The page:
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Copying. Papers may be copied in accordance with the library's usual procedures.
4.59 linear feet ((11 file boxes) plus 1 folio folder, 1 folio+ box, 1 oversize folder, 1 audiotape, and 3 objects, 9 photograph folders, 3 folio photograph folders)
Series I, Personal, (#1.1-6.8, 12F+B.1-12F+B.10, OD.1, Mem. 1 & 2), contains material relating to various aspects of Bishop's personal life. With the exception of a 1920 autograph book signed by her mother and friends (#5.17v) and Bishop's diploma from the Bergen School (#12F+B.10), no material from her childhood is included in this series; however, the autobiography segment in Series III (#7.8) includes information about Bishop's parents and her recollections of her childhood. Each subseries is arranged chronologically.
Subseries A, Family papers (#1.1-1.3), consists of papers relating to the estate of Henry Bishop, who died in 1924. Also included are some stock certificates held by Mabel Bishop, a change of insurance policy form for Mabel Bishop, and a letter received by Walter Bishop.
Subseries B, Barnard College (#1.4v.-2.4, 12F+B.10), contains yearbooks signed by Bishop's classmates, alumnae magazines, Bishop's diploma, and programs for her 25th class reunion and other Barnard events.
Subseries C, Address and appointment books (#2.5v.-4.5v.), consists of appointment calendars dating from Bishop's initial involvement with Hazel Bishop, Inc., through her years at the Fashion Institute of Technology. A few address books are also included.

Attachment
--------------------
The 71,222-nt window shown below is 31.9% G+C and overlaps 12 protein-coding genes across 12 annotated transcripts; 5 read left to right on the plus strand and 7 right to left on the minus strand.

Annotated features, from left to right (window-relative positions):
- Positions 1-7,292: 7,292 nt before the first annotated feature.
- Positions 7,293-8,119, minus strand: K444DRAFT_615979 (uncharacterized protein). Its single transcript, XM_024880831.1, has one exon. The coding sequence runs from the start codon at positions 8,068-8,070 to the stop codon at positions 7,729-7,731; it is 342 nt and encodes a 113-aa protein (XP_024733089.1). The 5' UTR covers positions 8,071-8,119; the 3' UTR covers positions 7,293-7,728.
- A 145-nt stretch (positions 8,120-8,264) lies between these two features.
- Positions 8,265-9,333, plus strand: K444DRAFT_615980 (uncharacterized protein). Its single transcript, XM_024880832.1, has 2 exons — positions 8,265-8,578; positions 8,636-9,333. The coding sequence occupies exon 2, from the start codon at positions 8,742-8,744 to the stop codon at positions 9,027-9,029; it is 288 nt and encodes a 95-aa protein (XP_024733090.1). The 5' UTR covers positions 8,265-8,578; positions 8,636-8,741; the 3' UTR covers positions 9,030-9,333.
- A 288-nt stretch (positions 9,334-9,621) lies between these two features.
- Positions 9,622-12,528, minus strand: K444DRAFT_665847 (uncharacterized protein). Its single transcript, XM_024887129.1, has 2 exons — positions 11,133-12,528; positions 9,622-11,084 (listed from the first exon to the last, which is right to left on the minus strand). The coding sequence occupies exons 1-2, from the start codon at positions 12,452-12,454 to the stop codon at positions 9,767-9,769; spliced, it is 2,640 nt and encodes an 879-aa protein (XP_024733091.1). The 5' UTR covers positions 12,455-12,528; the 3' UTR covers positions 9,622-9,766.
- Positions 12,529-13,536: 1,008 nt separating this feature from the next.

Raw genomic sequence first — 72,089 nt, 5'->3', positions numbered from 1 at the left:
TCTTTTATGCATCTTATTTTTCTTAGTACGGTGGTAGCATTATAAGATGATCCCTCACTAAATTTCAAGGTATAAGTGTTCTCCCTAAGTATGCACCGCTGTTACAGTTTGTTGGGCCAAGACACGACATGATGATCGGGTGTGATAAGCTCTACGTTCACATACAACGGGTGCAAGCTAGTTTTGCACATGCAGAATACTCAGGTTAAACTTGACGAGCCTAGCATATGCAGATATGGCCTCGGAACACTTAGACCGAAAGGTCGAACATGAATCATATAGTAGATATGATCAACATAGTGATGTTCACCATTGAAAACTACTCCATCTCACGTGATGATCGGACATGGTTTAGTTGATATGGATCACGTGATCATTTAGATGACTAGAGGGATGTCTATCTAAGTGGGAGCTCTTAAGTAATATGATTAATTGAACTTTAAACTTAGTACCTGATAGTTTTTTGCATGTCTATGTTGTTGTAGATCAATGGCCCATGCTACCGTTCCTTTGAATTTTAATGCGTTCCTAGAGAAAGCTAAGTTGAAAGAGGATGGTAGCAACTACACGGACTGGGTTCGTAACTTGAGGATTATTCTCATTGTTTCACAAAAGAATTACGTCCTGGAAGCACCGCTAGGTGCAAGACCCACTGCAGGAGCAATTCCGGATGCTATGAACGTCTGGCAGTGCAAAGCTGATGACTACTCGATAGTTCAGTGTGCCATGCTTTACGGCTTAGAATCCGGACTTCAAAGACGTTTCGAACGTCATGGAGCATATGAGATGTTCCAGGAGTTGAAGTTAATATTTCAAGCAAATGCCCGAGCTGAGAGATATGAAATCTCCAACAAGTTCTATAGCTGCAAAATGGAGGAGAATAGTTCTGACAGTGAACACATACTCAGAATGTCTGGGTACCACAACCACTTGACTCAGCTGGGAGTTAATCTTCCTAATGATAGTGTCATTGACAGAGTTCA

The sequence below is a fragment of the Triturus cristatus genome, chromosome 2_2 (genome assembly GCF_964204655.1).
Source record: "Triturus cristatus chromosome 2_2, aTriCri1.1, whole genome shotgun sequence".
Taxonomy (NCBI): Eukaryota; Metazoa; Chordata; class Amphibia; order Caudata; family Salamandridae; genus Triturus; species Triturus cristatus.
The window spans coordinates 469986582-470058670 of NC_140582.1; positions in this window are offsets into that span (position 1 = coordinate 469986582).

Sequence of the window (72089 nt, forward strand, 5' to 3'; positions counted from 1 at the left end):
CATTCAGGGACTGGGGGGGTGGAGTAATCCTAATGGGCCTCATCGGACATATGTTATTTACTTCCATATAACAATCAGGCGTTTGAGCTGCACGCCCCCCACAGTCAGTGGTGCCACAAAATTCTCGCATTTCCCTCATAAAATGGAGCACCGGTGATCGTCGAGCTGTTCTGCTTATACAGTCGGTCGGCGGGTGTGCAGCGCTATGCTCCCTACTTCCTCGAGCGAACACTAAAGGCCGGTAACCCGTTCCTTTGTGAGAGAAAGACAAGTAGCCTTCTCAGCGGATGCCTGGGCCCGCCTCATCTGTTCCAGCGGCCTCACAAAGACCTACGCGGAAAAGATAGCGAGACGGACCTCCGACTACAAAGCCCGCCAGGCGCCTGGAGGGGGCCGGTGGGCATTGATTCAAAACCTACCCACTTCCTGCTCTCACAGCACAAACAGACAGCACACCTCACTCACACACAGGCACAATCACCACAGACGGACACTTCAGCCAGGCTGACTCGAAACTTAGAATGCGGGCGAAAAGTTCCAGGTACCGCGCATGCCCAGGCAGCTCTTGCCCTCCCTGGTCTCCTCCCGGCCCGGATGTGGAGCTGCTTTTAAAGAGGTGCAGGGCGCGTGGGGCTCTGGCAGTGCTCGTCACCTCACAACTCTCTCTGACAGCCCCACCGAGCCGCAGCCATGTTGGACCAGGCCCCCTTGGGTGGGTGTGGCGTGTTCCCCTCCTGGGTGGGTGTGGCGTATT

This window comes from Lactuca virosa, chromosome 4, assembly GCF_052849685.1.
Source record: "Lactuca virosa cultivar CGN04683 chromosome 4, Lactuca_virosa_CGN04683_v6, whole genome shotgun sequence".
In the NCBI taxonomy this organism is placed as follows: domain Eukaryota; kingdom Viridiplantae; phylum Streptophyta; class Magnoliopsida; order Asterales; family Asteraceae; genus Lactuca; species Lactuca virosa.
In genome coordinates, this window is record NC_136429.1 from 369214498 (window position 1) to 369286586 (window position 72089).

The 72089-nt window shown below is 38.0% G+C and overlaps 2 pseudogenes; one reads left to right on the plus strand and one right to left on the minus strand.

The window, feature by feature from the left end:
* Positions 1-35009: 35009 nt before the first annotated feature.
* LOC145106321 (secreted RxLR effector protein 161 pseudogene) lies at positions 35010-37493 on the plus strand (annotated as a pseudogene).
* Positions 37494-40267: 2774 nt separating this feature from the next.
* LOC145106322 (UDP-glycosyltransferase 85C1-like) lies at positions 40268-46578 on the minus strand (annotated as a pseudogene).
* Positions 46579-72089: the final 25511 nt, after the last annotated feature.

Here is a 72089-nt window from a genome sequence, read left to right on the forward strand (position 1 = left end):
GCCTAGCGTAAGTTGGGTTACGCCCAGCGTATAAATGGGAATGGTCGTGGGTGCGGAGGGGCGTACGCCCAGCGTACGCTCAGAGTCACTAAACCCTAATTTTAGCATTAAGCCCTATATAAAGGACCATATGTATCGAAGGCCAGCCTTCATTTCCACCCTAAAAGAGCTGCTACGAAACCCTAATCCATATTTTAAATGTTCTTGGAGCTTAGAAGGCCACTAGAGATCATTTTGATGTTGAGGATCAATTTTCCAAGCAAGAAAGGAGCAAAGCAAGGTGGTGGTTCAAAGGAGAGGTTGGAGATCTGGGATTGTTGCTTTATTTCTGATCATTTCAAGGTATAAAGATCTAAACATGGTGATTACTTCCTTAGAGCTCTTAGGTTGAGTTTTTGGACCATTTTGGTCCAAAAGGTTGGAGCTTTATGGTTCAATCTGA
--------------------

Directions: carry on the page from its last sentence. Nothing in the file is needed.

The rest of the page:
Subseries D, Travel (#4.6-4.8), documents Bishop's travel to Europe and Asia. Included are passports, an international driving permit, and receipts for purchases made in Europe, Hong Kong, and Thailand.
Subseries E, Medical and Legal (#4.9-4.10), contains material regarding a fall Bishop suffered while staying at a hotel in California, as well as information on her hearing loss.
Subseries F, Financial (#4.11-5.15), consists primarily of bank statements and cancelled checks.
Subseries G, General (#5.16-5.22, 12F+B.10), consists of items such as Bishop's birth and baptism certificates, a draft of her will, handwritten notes, her diploma from the Bergen School for Girls, some sheet music, and membership cards. Some material relating to her move to the Osborn Retirement Community is also included, as is a 1920 autograph book.
Subseries H, Publicity (#6.1-6.8, 12F+B.1-12F+B.9, OD.1, Mem. 1 & 2), documents Bishop's life and the various stages of her career. Included is a scrapbook focusing on her life between 1950 and 1958, which includes detailed newspaper accounts of the lawsuit she brought against Hazel Bishop, Inc. The scrapbook also includes newspaper advertisements for Hazel Bishop, Inc.'s lipstick, and for Bishop's subsequent products, Leather Lav and Perfemme. Also included is a Business Week cover story on her, and her entry in Current Biography.
Series II, Correspondence (#6.9-7.7), consists of a variety of letters and cards received by Bishop. Included are letters from her friend Wayne Kuhn, dating from Bishop's term of residence at the Osborn Retirement Community, her niece Randa, and her friend and fellow Barnard alumna Marie Ippolito. Some business-related correspondence is also included: topics include speeches Bishop was invited to give and ideas for a biography, as well as material related to a 1965 trip to Europe, where Bishop conducted a survey of the cosmetics market. The series is arranged chronologically, with separate folders for Ippolito and Kuhn.